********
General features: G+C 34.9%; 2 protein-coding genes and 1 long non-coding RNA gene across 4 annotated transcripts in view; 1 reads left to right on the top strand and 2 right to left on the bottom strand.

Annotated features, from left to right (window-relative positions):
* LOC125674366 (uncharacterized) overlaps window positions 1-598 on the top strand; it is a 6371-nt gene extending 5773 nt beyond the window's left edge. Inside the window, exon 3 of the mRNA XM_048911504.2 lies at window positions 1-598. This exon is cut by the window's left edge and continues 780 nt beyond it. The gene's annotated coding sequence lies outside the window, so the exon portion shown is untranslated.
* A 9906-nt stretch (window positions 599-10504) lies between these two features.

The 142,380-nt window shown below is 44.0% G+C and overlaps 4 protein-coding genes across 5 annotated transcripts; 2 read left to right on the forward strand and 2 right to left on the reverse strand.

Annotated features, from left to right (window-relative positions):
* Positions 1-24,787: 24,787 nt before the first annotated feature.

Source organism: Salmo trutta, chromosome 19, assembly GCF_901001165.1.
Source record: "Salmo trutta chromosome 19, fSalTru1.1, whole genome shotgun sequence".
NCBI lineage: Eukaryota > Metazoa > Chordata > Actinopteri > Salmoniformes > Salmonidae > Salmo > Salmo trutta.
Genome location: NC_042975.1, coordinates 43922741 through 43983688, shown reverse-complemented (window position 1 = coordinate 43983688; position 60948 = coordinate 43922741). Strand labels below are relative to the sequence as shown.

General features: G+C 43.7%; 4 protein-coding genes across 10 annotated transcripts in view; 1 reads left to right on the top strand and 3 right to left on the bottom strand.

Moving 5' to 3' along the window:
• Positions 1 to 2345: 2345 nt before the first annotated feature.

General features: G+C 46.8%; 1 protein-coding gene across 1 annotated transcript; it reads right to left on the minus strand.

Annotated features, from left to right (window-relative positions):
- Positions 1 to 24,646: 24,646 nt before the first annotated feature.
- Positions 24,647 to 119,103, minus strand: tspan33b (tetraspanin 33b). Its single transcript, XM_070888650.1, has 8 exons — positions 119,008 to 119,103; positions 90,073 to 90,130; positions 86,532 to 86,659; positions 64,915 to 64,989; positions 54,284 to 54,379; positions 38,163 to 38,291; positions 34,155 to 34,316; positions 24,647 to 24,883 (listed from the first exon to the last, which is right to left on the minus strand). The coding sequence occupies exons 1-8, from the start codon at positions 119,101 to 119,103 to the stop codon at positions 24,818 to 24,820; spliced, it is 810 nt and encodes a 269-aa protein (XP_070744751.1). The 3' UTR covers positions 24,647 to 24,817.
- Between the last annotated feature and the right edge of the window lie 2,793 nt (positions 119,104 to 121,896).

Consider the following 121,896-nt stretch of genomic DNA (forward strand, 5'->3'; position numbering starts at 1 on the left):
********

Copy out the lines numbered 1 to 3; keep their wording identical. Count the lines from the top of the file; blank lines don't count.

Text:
General features: G+C 34.9%; 2 protein-coding genes and 1 long non-coding RNA gene across 4 annotated transcripts in view; 1 reads left to right on the top strand and 2 right to left on the bottom strand.

Annotated features, from left to right (window-relative positions):
* LOC125674366 (uncharacterized) overlaps window positions 1-598 on the top strand; it is a 6371-nt gene extending 5773 nt beyond the window's left edge. Inside the window, exon 3 of the mRNA XM_048911504.2 lies at window positions 1-598. This exon is cut by the window's left edge and continues 780 nt beyond it. The gene's annotated coding sequence lies outside the window, so the exon portion shown is untranslated.